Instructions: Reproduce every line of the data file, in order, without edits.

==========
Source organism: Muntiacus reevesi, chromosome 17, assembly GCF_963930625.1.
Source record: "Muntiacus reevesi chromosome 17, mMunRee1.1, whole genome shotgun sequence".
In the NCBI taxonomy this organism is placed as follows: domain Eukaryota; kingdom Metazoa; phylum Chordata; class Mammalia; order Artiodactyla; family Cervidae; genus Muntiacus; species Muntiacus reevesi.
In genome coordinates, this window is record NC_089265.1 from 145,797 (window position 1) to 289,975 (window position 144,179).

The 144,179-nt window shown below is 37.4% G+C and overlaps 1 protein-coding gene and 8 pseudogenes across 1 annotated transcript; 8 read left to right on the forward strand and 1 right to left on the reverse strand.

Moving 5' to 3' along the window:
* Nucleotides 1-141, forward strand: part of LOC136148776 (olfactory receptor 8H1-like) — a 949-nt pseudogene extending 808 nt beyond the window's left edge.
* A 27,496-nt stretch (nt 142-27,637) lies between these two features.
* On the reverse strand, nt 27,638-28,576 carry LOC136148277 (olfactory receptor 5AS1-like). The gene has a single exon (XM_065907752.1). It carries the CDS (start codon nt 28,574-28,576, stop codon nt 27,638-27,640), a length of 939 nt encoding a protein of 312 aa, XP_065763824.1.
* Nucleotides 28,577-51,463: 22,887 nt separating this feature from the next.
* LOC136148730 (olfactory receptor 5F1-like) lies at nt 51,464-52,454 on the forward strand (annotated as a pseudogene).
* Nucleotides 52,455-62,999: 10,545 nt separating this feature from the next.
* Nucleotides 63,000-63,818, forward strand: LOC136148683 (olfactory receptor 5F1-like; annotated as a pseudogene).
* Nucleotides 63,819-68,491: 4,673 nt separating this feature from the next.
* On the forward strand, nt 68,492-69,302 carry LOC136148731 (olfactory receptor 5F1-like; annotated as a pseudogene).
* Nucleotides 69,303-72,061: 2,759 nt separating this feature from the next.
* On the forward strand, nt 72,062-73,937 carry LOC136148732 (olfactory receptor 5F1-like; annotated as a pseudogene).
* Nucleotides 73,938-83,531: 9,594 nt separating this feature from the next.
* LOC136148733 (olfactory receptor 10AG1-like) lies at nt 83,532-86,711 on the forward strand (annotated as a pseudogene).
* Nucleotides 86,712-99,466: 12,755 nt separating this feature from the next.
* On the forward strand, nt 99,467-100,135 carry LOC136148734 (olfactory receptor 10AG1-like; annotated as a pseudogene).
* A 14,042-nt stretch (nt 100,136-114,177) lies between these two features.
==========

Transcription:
Source organism: Muntiacus reevesi, chromosome 17, assembly GCF_963930625.1.
Source record: "Muntiacus reevesi chromosome 17, mMunRee1.1, whole genome shotgun sequence".
In the NCBI taxonomy this organism is placed as follows: domain Eukaryota; kingdom Metazoa; phylum Chordata; class Mammalia; order Artiodactyla; family Cervidae; genus Muntiacus; species Muntiacus reevesi.
In genome coordinates, this window is record NC_089265.1 from 145,797 (window position 1) to 289,975 (window position 144,179).

The 144,179-nt window shown below is 37.4% G+C and overlaps 1 protein-coding gene and 8 pseudogenes across 1 annotated transcript; 8 read left to right on the forward strand and 1 right to left on the reverse strand.

Moving 5' to 3' along the window:
* Nucleotides 1-141, forward strand: part of LOC136148776 (olfactory receptor 8H1-like) — a 949-nt pseudogene extending 808 nt beyond the window's left edge.
* A 27,496-nt stretch (nt 142-27,637) lies between these two features.
* On the reverse strand, nt 27,638-28,576 carry LOC136148277 (olfactory receptor 5AS1-like). The gene has a single exon (XM_065907752.1). It carries the CDS (start codon nt 28,574-28,576, stop codon nt 27,638-27,640), a length of 939 nt encoding a protein of 312 aa, XP_065763824.1.
* Nucleotides 28,577-51,463: 22,887 nt separating this feature from the next.
* LOC136148730 (olfactory receptor 5F1-like) lies at nt 51,464-52,454 on the forward strand (annotated as a pseudogene).
* Nucleotides 52,455-62,999: 10,545 nt separating this feature from the next.
* Nucleotides 63,000-63,818, forward strand: LOC136148683 (olfactory receptor 5F1-like; annotated as a pseudogene).
* Nucleotides 63,819-68,491: 4,673 nt separating this feature from the next.
* On the forward strand, nt 68,492-69,302 carry LOC136148731 (olfactory receptor 5F1-like; annotated as a pseudogene).
* Nucleotides 69,303-72,061: 2,759 nt separating this feature from the next.
* On the forward strand, nt 72,062-73,937 carry LOC136148732 (olfactory receptor 5F1-like; annotated as a pseudogene).
* Nucleotides 73,938-83,531: 9,594 nt separating this feature from the next.
* LOC136148733 (olfactory receptor 10AG1-like) lies at nt 83,532-86,711 on the forward strand (annotated as a pseudogene).
* Nucleotides 86,712-99,466: 12,755 nt separating this feature from the next.
* On the forward strand, nt 99,467-100,135 carry LOC136148734 (olfactory receptor 10AG1-like; annotated as a pseudogene).
* A 14,042-nt stretch (nt 100,136-114,177) lies between these two features.